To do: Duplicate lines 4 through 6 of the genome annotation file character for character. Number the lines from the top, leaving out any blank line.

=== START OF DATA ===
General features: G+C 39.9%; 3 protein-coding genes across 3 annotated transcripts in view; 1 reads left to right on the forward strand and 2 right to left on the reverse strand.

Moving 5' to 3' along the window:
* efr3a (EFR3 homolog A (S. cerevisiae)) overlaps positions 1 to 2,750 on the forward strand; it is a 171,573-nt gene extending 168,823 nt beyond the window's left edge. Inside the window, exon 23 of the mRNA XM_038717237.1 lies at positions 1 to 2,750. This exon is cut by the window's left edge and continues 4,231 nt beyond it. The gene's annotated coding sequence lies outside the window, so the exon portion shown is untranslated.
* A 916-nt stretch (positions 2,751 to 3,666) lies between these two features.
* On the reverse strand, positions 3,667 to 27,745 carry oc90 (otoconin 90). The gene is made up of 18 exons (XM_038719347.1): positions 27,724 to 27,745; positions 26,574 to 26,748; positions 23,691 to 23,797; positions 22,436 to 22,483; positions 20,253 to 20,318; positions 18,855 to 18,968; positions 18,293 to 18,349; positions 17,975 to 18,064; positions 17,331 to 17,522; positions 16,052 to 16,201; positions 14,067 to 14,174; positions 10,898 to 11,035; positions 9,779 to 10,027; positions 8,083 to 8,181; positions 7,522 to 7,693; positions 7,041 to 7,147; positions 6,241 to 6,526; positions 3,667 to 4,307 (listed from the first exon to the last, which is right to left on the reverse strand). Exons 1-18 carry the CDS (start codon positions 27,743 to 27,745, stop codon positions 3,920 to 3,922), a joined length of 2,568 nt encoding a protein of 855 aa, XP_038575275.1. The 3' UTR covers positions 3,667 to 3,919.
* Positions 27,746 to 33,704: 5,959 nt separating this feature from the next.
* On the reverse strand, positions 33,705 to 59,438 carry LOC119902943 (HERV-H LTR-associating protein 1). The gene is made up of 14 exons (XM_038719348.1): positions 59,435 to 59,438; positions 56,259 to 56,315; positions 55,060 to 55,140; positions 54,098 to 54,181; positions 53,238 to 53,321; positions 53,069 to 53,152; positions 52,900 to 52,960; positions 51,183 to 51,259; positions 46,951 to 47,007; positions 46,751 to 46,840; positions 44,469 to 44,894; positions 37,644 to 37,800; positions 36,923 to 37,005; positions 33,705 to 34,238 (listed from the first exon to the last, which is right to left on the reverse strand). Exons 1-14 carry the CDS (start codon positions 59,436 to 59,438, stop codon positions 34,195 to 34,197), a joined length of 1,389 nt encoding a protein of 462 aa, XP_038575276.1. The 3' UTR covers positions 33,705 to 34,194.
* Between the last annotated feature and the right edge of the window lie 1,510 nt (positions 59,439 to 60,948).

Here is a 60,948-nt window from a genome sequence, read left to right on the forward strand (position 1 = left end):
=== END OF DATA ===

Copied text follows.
* A 916-nt stretch (positions 2,751 to 3,666) lies between these two features.
* On the reverse strand, positions 3,667 to 27,745 carry oc90 (otoconin 90). The gene is made up of 18 exons (XM_038719347.1): positions 27,724 to 27,745; positions 26,574 to 26,748; positions 23,691 to 23,797; positions 22,436 to 22,483; positions 20,253 to 20,318; positions 18,855 to 18,968; positions 18,293 to 18,349; positions 17,975 to 18,064; positions 17,331 to 17,522; positions 16,052 to 16,201; positions 14,067 to 14,174; positions 10,898 to 11,035; positions 9,779 to 10,027; positions 8,083 to 8,181; positions 7,522 to 7,693; positions 7,041 to 7,147; positions 6,241 to 6,526; positions 3,667 to 4,307 (listed from the first exon to the last, which is right to left on the reverse strand). Exons 1-18 carry the CDS (start codon positions 27,743 to 27,745, stop codon positions 3,920 to 3,922), a joined length of 2,568 nt encoding a protein of 855 aa, XP_038575275.1. The 3' UTR covers positions 3,667 to 3,919.
* Positions 27,746 to 33,704: 5,959 nt separating this feature from the next.